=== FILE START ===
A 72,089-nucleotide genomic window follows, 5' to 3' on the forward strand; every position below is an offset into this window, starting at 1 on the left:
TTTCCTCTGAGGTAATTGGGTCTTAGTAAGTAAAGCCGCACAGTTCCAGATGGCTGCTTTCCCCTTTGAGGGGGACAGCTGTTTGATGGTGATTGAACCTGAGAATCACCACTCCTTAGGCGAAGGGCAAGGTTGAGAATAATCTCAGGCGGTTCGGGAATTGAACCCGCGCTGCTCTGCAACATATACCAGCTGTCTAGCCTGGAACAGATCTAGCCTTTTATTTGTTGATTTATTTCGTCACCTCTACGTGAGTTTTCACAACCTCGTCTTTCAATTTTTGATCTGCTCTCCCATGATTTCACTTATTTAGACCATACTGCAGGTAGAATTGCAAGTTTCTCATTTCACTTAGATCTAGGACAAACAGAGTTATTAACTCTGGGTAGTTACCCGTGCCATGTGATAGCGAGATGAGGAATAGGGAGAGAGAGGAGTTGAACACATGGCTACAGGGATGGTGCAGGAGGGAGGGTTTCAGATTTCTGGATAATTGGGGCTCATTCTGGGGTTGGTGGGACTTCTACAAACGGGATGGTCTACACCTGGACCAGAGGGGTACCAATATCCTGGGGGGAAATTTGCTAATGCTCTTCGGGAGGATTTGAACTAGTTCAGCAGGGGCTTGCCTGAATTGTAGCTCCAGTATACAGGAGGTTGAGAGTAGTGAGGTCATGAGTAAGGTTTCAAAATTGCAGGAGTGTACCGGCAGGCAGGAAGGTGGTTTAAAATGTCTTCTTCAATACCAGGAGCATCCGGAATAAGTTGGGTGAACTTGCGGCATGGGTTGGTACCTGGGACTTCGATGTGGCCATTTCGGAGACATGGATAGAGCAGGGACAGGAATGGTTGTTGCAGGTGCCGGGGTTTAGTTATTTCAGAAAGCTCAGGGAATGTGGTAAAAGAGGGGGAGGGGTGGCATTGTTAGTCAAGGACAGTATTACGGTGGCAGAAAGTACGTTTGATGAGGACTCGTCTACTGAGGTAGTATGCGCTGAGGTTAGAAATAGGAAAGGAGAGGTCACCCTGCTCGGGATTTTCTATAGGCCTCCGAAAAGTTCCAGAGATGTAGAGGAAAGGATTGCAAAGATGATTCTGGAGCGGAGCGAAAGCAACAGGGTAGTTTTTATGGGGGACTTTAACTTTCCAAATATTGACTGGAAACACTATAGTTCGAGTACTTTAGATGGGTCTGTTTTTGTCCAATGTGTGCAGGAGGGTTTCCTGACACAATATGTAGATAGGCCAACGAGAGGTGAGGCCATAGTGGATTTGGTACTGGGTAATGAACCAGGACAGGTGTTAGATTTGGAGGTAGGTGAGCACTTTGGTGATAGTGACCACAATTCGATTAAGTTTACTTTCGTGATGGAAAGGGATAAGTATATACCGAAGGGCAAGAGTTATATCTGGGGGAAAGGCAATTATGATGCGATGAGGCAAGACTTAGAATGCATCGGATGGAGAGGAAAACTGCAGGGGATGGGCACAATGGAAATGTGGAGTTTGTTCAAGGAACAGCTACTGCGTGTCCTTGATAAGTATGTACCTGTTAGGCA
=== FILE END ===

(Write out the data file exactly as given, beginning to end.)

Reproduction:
A 72,089-nucleotide genomic window follows, 5' to 3' on the forward strand; every position below is an offset into this window, starting at 1 on the left:
TTTCCTCTGAGGTAATTGGGTCTTAGTAAGTAAAGCCGCACAGTTCCAGATGGCTGCTTTCCCCTTTGAGGGGGACAGCTGTTTGATGGTGATTGAACCTGAGAATCACCACTCCTTAGGCGAAGGGCAAGGTTGAGAATAATCTCAGGCGGTTCGGGAATTGAACCCGCGCTGCTCTGCAACATATACCAGCTGTCTAGCCTGGAACAGATCTAGCCTTTTATTTGTTGATTTATTTCGTCACCTCTACGTGAGTTTTCACAACCTCGTCTTTCAATTTTTGATCTGCTCTCCCATGATTTCACTTATTTAGACCATACTGCAGGTAGAATTGCAAGTTTCTCATTTCACTTAGATCTAGGACAAACAGAGTTATTAACTCTGGGTAGTTACCCGTGCCATGTGATAGCGAGATGAGGAATAGGGAGAGAGAGGAGTTGAACACATGGCTACAGGGATGGTGCAGGAGGGAGGGTTTCAGATTTCTGGATAATTGGGGCTCATTCTGGGGTTGGTGGGACTTCTACAAACGGGATGGTCTACACCTGGACCAGAGGGGTACCAATATCCTGGGGGGAAATTTGCTAATGCTCTTCGGGAGGATTTGAACTAGTTCAGCAGGGGCTTGCCTGAATTGTAGCTCCAGTATACAGGAGGTTGAGAGTAGTGAGGTCATGAGTAAGGTTTCAAAATTGCAGGAGTGTACCGGCAGGCAGGAAGGTGGTTTAAAATGTCTTCTTCAATACCAGGAGCATCCGGAATAAGTTGGGTGAACTTGCGGCATGGGTTGGTACCTGGGACTTCGATGTGGCCATTTCGGAGACATGGATAGAGCAGGGACAGGAATGGTTGTTGCAGGTGCCGGGGTTTAGTTATTTCAGAAAGCTCAGGGAATGTGGTAAAAGAGGGGGAGGGGTGGCATTGTTAGTCAAGGACAGTATTACGGTGGCAGAAAGTACGTTTGATGAGGACTCGTCTACTGAGGTAGTATGCGCTGAGGTTAGAAATAGGAAAGGAGAGGTCACCCTGCTCGGGATTTTCTATAGGCCTCCGAAAAGTTCCAGAGATGTAGAGGAAAGGATTGCAAAGATGATTCTGGAGCGGAGCGAAAGCAACAGGGTAGTTTTTATGGGGGACTTTAACTTTCCAAATATTGACTGGAAACACTATAGTTCGAGTACTTTAGATGGGTCTGTTTTTGTCCAATGTGTGCAGGAGGGTTTCCTGACACAATATGTAGATAGGCCAACGAGAGGTGAGGCCATAGTGGATTTGGTACTGGGTAATGAACCAGGACAGGTGTTAGATTTGGAGGTAGGTGAGCACTTTGGTGATAGTGACCACAATTCGATTAAGTTTACTTTCGTGATGGAAAGGGATAAGTATATACCGAAGGGCAAGAGTTATATCTGGGGGAAAGGCAATTATGATGCGATGAGGCAAGACTTAGAATGCATCGGATGGAGAGGAAAACTGCAGGGGATGGGCACAATGGAAATGTGGAGTTTGTTCAAGGAACAGCTACTGCGTGTCCTTGATAAGTATGTACCTGTTAGGCA